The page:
Tenants demand vacant properties along LRT route be turned into affordable housing

King Street Tenants United, a grassroots group made up of people displaced by the LRT has released a list of demands to Metrolinx and the city, including that all properties purchased for the project be turned into affordable housing.

Metrolinx says all tenants currently paying rent at its properties don't have to leave

Sharon Miller speaks during a press conference organized by King Street Tenants United. The 66-year-old lives in a property owned by Metrolinx and said she's worried about her future now that the LRT project has been cancelled. (Dan Taekema/CBC)

Sharon Miller describes herself as an "LRT victim."

The 66-year-old lives in a King Street property owned by Metrolinx, which she says has "gone to hell in a handbasket" while waiting for the project to proceed. Now that it's been cancelled, she feels her future is even murkier.

"I was constantly in limbo and I still am," she explained. "When does the next shoe drop? Does Metrolinx sell it to the highest bidder and he throws me out anyways?"

Miller spoke during a press conference organized by King Street Tenants United, a grassroots group made up of people displaced by the LRT, those who still live on King and others whose homes are near the proposed corridor.

They gathered outside 832 King Street East Wednesday and released a list of demands to Metrolinx and the city, including that all properties purchased for the project be turned into affordable housing.

In a statement emailed to CBC News, Metrolinx said all property negotiations related to the LRT have been halted. The transit agency's corporate realty team will work with the provincial task force to come up with a plan for the properties, including the tenants who still live there.

"Until further notice is provided, residents who pay rent at Metrolinx-owned properties on the corridor do not have to leave and are able to remain in their homes," it read, adding tenants like Miller will receive a letter outlining next steps.

King Street United outlined exactly what it believes those next steps should be by releasing the following list of demands:

  • That Metrolinx turn all properties purchased for the LRT to the city so they can be used as affordable housing.
  • That the buildings be rehabilitated and tenants pushed out by Metrolinx be given priority if they want to move back in.
  • That tenants who currently have Metrolinx as their landlord be given "written assurances" they can continue to live in their unit without the fear of increasing rent or pressure to leave.
  • And that Hamilton's Property Standards Department immediately inspect all units on the Metrolinx purchase list to enforce repairs to ensure repairs are made and maintenance is not being neglected.

"We are not demanding the world, these are simple, doing the right thing demands," said Miller.

A large banner with big, bright red block letters was dropped from the top balcony of the boarded up building during their press conference.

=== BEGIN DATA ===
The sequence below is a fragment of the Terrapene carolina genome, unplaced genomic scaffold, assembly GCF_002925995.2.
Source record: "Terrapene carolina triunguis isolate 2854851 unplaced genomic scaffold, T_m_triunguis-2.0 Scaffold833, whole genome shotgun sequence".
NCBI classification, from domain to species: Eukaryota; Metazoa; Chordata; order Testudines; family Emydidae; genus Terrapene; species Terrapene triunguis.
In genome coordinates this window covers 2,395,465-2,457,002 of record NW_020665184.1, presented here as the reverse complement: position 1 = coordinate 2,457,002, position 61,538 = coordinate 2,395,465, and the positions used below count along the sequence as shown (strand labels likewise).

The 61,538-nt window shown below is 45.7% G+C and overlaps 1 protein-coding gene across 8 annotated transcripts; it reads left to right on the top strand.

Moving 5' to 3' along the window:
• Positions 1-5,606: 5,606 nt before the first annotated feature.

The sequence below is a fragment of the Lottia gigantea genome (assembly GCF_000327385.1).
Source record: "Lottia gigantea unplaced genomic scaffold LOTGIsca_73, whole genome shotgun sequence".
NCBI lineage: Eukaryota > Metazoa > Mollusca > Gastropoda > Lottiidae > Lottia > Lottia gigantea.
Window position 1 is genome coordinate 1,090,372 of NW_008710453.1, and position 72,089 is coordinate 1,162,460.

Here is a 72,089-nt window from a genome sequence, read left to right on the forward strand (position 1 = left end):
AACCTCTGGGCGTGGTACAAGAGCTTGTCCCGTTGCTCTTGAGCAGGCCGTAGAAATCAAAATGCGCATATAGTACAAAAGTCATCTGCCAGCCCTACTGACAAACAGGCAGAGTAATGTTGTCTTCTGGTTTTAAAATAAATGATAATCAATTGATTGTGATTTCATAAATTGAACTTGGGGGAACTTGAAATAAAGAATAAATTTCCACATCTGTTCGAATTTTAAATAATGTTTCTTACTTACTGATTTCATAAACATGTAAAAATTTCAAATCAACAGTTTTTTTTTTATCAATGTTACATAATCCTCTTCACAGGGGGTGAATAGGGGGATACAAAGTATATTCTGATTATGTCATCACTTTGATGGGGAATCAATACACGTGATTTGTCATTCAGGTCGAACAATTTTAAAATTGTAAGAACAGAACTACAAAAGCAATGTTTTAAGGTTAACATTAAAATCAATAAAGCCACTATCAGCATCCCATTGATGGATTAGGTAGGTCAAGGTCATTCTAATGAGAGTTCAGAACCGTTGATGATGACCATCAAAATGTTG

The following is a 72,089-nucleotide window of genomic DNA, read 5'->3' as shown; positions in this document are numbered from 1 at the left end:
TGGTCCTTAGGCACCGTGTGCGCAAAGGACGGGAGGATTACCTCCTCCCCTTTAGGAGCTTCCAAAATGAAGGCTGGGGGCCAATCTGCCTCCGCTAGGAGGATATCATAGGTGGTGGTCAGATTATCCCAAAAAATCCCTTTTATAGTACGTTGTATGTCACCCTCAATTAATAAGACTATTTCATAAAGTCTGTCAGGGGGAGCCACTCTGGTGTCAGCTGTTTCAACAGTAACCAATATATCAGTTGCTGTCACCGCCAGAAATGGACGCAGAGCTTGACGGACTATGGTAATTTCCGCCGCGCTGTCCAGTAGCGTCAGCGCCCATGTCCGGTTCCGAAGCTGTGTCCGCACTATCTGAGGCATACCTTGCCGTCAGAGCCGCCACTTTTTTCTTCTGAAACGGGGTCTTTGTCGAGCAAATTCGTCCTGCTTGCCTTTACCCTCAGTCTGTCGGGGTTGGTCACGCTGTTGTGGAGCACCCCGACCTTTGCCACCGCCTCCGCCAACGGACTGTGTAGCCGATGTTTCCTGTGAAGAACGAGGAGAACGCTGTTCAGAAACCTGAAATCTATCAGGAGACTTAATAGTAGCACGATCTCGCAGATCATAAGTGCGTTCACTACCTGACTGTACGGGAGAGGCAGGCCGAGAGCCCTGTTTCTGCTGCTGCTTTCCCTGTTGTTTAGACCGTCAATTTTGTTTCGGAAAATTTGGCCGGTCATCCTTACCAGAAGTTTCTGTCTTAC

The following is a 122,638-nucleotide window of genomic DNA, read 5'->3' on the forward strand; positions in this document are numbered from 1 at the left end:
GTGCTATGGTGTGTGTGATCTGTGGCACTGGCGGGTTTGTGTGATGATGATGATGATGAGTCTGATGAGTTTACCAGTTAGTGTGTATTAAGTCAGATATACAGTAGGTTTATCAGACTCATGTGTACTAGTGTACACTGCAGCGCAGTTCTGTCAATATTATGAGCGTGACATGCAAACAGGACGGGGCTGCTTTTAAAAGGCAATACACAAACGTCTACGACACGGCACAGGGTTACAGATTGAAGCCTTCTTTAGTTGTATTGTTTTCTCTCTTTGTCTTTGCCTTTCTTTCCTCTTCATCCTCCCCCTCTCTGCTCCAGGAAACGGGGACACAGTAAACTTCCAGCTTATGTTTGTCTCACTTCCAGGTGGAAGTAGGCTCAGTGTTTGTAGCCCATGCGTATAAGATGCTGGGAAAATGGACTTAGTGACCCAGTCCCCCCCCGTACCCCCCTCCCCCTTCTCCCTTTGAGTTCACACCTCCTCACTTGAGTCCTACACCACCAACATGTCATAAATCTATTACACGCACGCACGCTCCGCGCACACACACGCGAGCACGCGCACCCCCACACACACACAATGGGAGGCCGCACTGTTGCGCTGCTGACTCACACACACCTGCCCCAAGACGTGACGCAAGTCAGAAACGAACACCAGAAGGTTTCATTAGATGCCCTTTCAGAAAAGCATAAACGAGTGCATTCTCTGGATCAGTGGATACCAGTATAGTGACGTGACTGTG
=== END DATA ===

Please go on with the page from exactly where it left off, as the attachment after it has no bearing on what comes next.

King Street Tenants United draped a large banner from the top balcony of 832 King Street East, one of the first properties Metrolinx purchased, which is currently boarded up. (Dan Taekema/CBC)

The city was shocked last month when the Ford government abruptly announced it was cancelling the LRT project on Dec. 16, citing rising costs.

Transportation minister Caroline Mulroney came to Hamilton to announce the decision, but ended up cancelling her press conference and leaving town after the mayor, members of council, and residents showed up.

The province says it's still committed to investing $1 billion in transportation in the city and is in the process of assembling a task force to decide what form it will take. About $80 million has already been spent on purchasing properties.

The boarded up building houses 27 apartments, but is currently surrounded by an orange snow fence and trash. (Dan Taekema/CBC)

A report that will presented to the general issues committee says approximately 60 full properties were purchased along the corridor before the project was cancelled. Of those, 15 were residential with 55 occupied units, housing a total of 66 people.

Housing was found for 45 of those tenants, the remaining 21 are still living in Metrolinx-owned properties, according to the report. It notes those statistics are from before the cancellation, and the city has asked the transit agency to confirm exact numbers.

Group believes buildings are 'solid'

The report says Metrolinx has not provided "any information or direction" on what will happen to the properties or whether the city will be involved in any way with those plans.

"Cancelling a project of this magnitude mid-stream presents a unique set of challenges and questions," it reads.

Some of the properties in question have been sitting vacant for years, but Shawn Selway, a volunteer with the group, said he doesn't believe they're in bad shape.

"These buildings are all quite solid," he said, "They can be rehabilitated."

Shawn Selway, centre, called for the city to take over the properties and convert them into affordable housing. (Dan Taekema/CBC)

He added the properties provide Hamilton with an opportunity to do something different — rather than breaking them up and selling to developers, they could be handed over to a public trust of some kind that could complete repairs and build affordable housing.

Emily Power, a member of Tenants United, said residents should be compensated for the hardships they've been through and should now be able to return to their homes if they want. The group is considering its legal options, she said.

"It is outrageous that units sit empty on King Street while homeless people sleep on the sidewalks or on the trails.